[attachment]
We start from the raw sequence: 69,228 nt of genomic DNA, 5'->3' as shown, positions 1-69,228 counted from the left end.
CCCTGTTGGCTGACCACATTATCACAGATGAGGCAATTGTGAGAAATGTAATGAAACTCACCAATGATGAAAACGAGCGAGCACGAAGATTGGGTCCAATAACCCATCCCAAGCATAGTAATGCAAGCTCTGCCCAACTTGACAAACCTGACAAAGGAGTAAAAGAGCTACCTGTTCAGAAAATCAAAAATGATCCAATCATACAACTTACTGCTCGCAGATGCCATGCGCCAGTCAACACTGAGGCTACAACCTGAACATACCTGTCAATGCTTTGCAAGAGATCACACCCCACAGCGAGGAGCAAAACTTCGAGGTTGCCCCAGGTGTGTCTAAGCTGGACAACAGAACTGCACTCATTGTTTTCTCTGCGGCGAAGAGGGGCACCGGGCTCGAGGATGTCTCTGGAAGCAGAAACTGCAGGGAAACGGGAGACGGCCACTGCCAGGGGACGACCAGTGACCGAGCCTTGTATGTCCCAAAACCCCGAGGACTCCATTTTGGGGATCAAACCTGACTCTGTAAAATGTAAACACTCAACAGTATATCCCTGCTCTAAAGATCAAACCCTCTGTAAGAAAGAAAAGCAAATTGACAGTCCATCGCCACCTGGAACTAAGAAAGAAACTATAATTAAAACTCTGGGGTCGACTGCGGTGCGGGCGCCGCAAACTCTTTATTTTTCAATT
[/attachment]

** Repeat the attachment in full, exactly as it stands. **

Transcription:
We start from the raw sequence: 69,228 nt of genomic DNA, 5'->3' as shown, positions 1-69,228 counted from the left end.
CCCTGTTGGCTGACCACATTATCACAGATGAGGCAATTGTGAGAAATGTAATGAAACTCACCAATGATGAAAACGAGCGAGCACGAAGATTGGGTCCAATAACCCATCCCAAGCATAGTAATGCAAGCTCTGCCCAACTTGACAAACCTGACAAAGGAGTAAAAGAGCTACCTGTTCAGAAAATCAAAAATGATCCAATCATACAACTTACTGCTCGCAGATGCCATGCGCCAGTCAACACTGAGGCTACAACCTGAACATACCTGTCAATGCTTTGCAAGAGATCACACCCCACAGCGAGGAGCAAAACTTCGAGGTTGCCCCAGGTGTGTCTAAGCTGGACAACAGAACTGCACTCATTGTTTTCTCTGCGGCGAAGAGGGGCACCGGGCTCGAGGATGTCTCTGGAAGCAGAAACTGCAGGGAAACGGGAGACGGCCACTGCCAGGGGACGACCAGTGACCGAGCCTTGTATGTCCCAAAACCCCGAGGACTCCATTTTGGGGATCAAACCTGACTCTGTAAAATGTAAACACTCAACAGTATATCCCTGCTCTAAAGATCAAACCCTCTGTAAGAAAGAAAAGCAAATTGACAGTCCATCGCCACCTGGAACTAAGAAAGAAACTATAATTAAAACTCTGGGGTCGACTGCGGTGCGGGCGCCGCAAACTCTTTATTTTTCAATT